Jazz guitarist Herb Ellis dies at 88
Renowned jazz guitarist Herb Ellis, 88, died at his home in Los Angeles on March 28. He had Alzheimer's disease.
The death was confirmed by his son, Mitchell Ellis.
Mr. Ellis was a member during the 1950s of the Oscar Peterson trio, which served as the house recording band for Verve Records and accompanied a who's-who of jazz greats, including Louis Armstrong, Roy Eldridge, Harry "Sweets" Edison and Ben Webster.
It has been said that in Herb Ellis, virtuoso jazz pianist Peterson found his truest musical peer.
Mr. Ellis was a Texan and a disciple of Charlie Christian, the guitar player who innovated horn-like electric guitar solos with the Benny Goodman band. In his youth, Mr. Ellis played with big bands such as Glen Gray's Casa Loma Orchestra and the Jimmy Dorsey Orchestra. In the late 1940s, he started the Soft Winds trio with pianist Lou Carter and bassist Johnny Frigo.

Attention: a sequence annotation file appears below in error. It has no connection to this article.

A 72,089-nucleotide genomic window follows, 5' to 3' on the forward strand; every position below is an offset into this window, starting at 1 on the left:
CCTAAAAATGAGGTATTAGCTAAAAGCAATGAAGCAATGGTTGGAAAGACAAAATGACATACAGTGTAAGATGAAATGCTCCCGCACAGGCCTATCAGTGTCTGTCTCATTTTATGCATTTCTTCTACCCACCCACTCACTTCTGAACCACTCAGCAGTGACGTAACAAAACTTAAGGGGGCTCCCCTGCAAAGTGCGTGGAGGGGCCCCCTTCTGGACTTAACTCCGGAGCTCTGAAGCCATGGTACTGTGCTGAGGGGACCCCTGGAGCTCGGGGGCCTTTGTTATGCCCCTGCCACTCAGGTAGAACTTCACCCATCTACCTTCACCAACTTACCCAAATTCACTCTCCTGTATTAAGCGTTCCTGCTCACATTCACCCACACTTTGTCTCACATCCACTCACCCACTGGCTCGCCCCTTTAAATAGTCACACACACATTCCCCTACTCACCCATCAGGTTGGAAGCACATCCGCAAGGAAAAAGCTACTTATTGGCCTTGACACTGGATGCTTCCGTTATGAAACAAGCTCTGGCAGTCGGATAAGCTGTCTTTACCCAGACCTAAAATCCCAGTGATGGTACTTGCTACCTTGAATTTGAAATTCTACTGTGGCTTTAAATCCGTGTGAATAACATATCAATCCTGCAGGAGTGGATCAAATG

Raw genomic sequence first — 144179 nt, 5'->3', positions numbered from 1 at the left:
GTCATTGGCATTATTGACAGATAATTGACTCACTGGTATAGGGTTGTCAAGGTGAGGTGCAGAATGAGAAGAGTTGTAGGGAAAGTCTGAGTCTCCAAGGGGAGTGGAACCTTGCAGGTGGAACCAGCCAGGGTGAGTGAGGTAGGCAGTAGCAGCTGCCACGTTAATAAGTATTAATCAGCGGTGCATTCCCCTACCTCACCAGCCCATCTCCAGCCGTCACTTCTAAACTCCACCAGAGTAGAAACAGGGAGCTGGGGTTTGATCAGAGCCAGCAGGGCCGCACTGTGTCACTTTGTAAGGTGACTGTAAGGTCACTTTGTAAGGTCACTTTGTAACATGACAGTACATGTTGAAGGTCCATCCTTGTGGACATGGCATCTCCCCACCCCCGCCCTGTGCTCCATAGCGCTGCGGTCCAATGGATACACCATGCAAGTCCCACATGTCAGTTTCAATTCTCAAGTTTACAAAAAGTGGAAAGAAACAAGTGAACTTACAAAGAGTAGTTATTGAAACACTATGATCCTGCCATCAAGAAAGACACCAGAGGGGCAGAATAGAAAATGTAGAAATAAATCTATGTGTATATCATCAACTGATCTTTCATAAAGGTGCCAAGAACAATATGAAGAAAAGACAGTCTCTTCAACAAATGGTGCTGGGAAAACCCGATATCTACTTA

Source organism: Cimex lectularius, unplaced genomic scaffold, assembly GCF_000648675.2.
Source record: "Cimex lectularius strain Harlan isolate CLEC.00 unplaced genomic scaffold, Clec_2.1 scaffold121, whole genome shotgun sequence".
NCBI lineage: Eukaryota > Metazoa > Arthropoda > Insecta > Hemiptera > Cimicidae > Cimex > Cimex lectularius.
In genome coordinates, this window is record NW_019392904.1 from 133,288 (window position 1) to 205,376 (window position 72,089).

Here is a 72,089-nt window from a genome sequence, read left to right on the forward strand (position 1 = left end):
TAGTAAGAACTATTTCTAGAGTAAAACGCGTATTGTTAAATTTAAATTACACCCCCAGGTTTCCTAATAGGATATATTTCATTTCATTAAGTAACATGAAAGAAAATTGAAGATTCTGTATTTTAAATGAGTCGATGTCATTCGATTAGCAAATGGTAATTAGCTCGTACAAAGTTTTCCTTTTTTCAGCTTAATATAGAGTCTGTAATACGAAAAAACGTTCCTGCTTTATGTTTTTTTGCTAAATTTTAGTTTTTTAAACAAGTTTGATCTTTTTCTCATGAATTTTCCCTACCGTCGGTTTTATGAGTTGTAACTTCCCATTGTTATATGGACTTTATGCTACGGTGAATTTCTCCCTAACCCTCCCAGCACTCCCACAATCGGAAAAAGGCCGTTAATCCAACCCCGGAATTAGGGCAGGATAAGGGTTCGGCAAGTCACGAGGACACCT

After his five-year stint with Peterson's trio in the 1950s, Mr. Ellis toured with Ella Fitzgerald and then settled in southern California, where he worked in movie and television studios before launching his own small jazz groups.
One of his most memorable venture was creating the Great Guitars with fellow jazz guitarists Barney Kessel and Charlie Byrd. At every show, these three peers challenged each other's dexterity in musical conversation.
Perhaps the greatest tribute to Ellis are these words from guitarist Les Paul, who instantly recognized his friend's style during one of Downbeat magazine's infamous blindfold tests.
Paul said, "If you're not swinging, he's gonna make you swing. Of the whole bunch of guys who play hollow-body guitar... I think Herb Ellis has got the most drive."
A full obituary will follow.
March 29, 2010; 6:19 PM ET
Categories: Musicians , Terence McArdle
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